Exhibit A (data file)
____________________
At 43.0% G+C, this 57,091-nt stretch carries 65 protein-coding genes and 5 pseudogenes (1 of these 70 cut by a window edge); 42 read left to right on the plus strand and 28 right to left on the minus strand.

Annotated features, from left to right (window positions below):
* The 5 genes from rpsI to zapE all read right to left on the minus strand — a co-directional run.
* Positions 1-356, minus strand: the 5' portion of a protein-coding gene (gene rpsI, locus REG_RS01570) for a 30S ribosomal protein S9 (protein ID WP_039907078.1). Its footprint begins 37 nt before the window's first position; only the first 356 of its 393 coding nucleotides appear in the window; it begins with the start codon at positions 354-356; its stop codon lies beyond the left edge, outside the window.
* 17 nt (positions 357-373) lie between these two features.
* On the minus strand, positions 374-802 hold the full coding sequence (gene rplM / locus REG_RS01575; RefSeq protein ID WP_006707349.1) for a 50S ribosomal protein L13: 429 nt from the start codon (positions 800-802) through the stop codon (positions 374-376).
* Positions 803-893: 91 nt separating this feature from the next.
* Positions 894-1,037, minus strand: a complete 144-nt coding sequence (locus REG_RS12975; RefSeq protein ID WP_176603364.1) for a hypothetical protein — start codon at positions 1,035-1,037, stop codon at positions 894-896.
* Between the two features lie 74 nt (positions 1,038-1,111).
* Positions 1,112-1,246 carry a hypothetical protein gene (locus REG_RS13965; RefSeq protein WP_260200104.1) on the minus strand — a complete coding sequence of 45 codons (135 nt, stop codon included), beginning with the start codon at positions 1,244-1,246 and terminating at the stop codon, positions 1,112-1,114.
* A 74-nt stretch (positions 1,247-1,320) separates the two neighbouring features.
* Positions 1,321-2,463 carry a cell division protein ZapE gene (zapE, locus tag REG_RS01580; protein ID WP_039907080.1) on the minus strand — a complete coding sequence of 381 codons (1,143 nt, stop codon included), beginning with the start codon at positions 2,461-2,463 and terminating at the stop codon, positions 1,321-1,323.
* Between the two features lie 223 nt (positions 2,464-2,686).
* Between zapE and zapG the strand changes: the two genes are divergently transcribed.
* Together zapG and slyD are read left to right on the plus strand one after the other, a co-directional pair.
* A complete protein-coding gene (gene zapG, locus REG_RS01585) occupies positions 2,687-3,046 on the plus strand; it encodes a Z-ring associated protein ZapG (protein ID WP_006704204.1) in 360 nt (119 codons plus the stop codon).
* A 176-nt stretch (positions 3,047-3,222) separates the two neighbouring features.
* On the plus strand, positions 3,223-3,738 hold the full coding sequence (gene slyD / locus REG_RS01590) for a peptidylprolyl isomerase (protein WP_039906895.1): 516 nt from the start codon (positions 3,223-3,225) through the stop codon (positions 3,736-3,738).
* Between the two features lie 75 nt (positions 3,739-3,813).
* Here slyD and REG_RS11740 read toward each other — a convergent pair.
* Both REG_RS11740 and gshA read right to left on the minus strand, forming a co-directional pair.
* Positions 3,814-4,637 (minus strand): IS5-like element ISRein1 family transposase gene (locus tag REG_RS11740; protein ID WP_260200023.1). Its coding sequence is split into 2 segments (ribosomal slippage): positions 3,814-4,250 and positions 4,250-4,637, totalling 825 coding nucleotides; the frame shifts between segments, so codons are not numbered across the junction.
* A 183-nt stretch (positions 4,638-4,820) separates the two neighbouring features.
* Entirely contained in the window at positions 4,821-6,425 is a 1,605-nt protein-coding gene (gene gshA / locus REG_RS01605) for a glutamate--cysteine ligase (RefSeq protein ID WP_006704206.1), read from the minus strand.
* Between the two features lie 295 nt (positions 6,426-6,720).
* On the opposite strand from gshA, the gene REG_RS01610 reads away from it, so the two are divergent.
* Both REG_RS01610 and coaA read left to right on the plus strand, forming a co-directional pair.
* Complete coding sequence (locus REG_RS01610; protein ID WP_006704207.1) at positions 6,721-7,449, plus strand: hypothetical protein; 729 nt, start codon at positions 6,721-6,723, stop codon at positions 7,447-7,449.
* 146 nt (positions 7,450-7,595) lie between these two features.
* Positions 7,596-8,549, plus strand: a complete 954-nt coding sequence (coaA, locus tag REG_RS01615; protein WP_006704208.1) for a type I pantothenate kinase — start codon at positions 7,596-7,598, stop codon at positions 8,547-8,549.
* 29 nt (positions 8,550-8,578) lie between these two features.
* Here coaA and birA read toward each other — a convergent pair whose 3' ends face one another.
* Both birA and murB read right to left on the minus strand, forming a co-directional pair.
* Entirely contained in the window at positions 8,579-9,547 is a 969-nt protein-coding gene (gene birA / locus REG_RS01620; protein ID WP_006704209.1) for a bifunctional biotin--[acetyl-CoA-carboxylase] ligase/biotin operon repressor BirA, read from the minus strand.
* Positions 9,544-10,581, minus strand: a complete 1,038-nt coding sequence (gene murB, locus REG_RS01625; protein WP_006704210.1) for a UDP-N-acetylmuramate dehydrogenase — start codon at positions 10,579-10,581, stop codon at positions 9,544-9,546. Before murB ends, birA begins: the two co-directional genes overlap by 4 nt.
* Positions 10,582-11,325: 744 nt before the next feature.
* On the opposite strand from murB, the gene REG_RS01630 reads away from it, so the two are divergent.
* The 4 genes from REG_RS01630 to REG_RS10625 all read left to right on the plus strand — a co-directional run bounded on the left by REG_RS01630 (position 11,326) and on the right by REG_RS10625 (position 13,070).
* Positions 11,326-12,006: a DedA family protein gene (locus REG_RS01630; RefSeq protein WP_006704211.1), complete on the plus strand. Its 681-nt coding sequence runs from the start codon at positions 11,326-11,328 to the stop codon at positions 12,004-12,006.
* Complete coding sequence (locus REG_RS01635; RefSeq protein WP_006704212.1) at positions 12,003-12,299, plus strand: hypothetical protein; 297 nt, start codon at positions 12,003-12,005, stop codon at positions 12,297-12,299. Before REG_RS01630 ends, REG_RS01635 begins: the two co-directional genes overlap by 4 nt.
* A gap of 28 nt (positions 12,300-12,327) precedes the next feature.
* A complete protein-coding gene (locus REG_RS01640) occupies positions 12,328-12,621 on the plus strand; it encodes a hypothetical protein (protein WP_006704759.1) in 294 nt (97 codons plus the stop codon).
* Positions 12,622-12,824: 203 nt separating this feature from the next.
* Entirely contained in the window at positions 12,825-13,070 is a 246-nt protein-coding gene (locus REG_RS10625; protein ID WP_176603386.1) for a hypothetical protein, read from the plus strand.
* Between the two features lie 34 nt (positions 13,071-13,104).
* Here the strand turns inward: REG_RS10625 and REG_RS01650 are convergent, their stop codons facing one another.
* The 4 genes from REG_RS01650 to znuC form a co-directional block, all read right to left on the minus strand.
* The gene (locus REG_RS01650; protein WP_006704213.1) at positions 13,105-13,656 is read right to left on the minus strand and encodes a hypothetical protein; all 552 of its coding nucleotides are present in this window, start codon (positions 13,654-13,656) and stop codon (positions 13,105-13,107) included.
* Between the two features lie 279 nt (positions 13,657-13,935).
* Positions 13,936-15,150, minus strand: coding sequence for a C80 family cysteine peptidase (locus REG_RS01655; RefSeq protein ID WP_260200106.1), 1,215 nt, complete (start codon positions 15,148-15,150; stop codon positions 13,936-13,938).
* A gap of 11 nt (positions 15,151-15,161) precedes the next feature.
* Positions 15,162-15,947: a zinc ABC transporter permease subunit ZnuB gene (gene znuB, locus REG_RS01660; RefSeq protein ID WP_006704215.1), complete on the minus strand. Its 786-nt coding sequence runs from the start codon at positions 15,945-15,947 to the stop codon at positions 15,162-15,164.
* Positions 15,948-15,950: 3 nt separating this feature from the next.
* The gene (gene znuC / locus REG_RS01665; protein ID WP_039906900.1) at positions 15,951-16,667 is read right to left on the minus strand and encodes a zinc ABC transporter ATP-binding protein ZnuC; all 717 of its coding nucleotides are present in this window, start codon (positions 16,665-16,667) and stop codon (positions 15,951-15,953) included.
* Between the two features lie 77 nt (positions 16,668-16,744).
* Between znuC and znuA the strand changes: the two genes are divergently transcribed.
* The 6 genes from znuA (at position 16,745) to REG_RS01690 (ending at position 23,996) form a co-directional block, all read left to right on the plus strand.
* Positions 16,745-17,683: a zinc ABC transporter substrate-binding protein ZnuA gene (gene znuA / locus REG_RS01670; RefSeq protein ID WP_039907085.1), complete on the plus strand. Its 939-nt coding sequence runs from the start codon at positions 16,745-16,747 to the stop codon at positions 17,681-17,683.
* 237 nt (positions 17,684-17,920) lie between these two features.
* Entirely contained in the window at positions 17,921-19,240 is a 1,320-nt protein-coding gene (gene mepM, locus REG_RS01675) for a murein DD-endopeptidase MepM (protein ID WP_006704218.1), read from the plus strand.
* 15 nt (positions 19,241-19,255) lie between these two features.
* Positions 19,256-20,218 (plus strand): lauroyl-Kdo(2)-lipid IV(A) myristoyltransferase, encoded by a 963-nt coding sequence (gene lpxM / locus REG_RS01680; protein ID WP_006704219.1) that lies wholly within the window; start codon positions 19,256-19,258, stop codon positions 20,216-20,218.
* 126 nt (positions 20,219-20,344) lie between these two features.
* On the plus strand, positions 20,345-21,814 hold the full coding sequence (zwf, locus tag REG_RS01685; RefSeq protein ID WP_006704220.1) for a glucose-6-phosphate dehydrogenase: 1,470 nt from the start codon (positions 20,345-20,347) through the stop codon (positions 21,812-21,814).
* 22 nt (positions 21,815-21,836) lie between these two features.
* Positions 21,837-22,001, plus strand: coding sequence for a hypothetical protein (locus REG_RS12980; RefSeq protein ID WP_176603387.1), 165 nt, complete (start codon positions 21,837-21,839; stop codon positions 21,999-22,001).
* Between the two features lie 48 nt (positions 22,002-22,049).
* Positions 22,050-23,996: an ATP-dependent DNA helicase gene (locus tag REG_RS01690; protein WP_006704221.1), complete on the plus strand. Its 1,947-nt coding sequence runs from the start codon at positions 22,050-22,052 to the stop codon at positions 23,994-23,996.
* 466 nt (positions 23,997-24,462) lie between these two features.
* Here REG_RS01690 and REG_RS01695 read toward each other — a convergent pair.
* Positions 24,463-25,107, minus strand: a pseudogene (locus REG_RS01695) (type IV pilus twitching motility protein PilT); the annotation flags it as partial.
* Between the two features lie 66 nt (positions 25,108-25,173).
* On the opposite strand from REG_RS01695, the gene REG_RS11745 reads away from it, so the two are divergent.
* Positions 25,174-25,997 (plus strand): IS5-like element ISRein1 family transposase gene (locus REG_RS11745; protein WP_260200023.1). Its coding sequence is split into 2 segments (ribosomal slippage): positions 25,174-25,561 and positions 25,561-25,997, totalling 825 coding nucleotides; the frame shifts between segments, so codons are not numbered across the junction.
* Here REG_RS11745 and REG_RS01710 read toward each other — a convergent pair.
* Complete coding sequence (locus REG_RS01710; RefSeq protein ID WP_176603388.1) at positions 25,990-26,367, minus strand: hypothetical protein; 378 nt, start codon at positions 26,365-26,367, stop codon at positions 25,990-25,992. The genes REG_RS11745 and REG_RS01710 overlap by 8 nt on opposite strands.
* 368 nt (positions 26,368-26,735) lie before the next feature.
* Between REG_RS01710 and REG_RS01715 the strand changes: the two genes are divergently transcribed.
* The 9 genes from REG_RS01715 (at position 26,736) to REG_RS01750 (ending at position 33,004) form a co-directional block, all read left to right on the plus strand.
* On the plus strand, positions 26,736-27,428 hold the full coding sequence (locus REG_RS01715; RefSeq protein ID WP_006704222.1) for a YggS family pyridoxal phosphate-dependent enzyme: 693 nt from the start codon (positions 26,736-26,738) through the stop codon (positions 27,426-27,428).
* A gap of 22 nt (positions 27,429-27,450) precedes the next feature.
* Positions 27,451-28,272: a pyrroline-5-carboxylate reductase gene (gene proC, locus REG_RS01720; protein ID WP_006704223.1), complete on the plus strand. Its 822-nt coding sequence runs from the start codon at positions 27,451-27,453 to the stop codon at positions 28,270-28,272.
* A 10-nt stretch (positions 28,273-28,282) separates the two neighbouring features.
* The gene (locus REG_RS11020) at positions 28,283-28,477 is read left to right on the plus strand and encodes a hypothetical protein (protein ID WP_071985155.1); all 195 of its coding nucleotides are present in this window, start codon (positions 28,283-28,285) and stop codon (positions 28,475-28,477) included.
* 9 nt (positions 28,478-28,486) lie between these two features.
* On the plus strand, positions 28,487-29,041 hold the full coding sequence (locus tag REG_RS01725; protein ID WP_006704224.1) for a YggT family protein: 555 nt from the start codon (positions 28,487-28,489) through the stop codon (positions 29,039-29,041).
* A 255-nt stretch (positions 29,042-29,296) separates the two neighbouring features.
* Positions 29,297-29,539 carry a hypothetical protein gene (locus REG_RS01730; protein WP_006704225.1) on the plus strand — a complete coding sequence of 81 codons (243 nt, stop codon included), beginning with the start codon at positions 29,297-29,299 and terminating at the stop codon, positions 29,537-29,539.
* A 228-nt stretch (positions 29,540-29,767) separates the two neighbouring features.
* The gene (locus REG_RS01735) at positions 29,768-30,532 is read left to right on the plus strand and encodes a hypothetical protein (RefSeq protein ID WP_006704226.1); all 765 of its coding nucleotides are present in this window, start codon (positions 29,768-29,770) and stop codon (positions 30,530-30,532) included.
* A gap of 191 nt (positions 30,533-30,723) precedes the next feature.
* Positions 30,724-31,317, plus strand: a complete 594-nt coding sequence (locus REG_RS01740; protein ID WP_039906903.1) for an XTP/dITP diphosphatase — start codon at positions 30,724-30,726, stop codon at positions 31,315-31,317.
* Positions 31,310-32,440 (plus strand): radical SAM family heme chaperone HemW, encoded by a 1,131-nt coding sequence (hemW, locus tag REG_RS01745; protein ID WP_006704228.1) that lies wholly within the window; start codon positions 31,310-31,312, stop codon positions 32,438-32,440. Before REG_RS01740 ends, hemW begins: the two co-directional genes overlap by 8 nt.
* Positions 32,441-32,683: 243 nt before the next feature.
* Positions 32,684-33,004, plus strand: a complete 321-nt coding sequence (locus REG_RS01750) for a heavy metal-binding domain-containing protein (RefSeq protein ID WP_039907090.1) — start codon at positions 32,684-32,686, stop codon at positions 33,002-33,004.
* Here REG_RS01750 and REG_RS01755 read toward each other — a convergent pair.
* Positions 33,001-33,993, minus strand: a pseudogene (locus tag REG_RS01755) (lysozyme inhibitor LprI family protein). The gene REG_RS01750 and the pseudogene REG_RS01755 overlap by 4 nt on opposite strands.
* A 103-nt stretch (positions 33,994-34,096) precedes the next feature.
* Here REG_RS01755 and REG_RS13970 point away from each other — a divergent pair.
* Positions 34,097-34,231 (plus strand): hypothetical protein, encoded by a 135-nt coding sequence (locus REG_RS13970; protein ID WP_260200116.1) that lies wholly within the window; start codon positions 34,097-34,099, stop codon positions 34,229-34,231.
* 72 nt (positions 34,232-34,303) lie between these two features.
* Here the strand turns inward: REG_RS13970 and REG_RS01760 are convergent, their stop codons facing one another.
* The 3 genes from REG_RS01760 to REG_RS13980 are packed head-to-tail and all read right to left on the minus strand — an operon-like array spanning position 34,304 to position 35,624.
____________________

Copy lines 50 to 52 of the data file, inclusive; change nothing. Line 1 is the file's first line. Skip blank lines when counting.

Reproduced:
* Positions 13,936-15,150, minus strand: coding sequence for a C80 family cysteine peptidase (locus REG_RS01655; RefSeq protein ID WP_260200106.1), 1,215 nt, complete (start codon positions 15,148-15,150; stop codon positions 13,936-13,938).
* A gap of 11 nt (positions 15,151-15,161) precedes the next feature.
* Positions 15,162-15,947: a zinc ABC transporter permease subunit ZnuB gene (gene znuB, locus REG_RS01660; RefSeq protein ID WP_006704215.1), complete on the minus strand. Its 786-nt coding sequence runs from the start codon at positions 15,945-15,947 to the stop codon at positions 15,162-15,164.